Tag Archives: alone

“Depression is a friend, not my enemy” by Conor Cusack

Have a look at this amazing blog on depression, written by Irishman Conor Cusack. Conor bravely, honestly and perfectly describes the pain of depression. The most amazing part of this article is when he calls depression his friend, not his enemy. He admits that:

“Once or twice a year, especially when I fall into old habits, my ‘friend’ pays me a visit. I don’t push him away or ignore him. I sit with him in a chair in a quiet room and allow him to come. I sit with the feeling. Sometimes I cry, other times I smile at how accurate his message is. He might stay for an hour, he might stay for a day. He gives his message and moves on.”

Emotion welled up in me as I read his words. Conor believes that depression is “a message from a part of your being to tell you something in your life isn’t right and you need to look at it.” I agree.

It’s so important to sit with how you’re feeling, to ask yourself what’s needed for you to be able live an authentic life, and to really listen to yourself even when all you want to do is run away.

If you would like an insight into how someone with depression is feeling or if you would like some reassurance that you’re not alone, this article is a must-read.

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Broken Windows

Since injuring my back at the gym on Sunday, I’ve had to take it easy. This means not doing my usual workout routine. And it’s been hard. I joined the gym in January and, while I signed up because I enjoy exercising and sweating and being healthy, I’ve also delighted in toning up, wearing tighter outfits and having people tell me that I look amazing. Who wouldn’t, right?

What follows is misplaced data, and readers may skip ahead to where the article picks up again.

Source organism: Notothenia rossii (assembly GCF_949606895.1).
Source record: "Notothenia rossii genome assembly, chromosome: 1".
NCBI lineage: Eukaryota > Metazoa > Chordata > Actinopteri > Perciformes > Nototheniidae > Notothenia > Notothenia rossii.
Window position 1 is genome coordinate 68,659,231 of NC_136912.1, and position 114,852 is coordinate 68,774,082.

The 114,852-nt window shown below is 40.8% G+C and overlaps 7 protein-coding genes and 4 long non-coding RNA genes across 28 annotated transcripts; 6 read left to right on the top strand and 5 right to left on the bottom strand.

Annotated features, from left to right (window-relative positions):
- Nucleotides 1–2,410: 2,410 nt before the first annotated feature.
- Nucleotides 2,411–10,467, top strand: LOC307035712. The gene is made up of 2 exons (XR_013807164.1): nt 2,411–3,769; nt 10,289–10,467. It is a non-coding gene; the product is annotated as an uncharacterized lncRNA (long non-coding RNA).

Part of me knew that I shouldn’t put too much value on my physical appearance. It’s dangerous attaching how good you’re feeling to something so transient. And another part of me told myself to relish it while it lasted. Which may also be saying something about an unconscious belief that good things don’t last very long. But that’s another day’s work (or blog post).

So, I haven’t been able to hit the gym this week and I noticed my mood dipping a little. I started wearing looser clothing as though I’d gained weight in just a few days. Another reason for feeling out of sorts was that I’d been, quite literally, stopped in my tracks. I had to accept the situation and understand that these things happen for a reason. There was a learning here somewhere (lots of lessons, in fact) if I were to cease feeling sorry for myself long enough to go looking.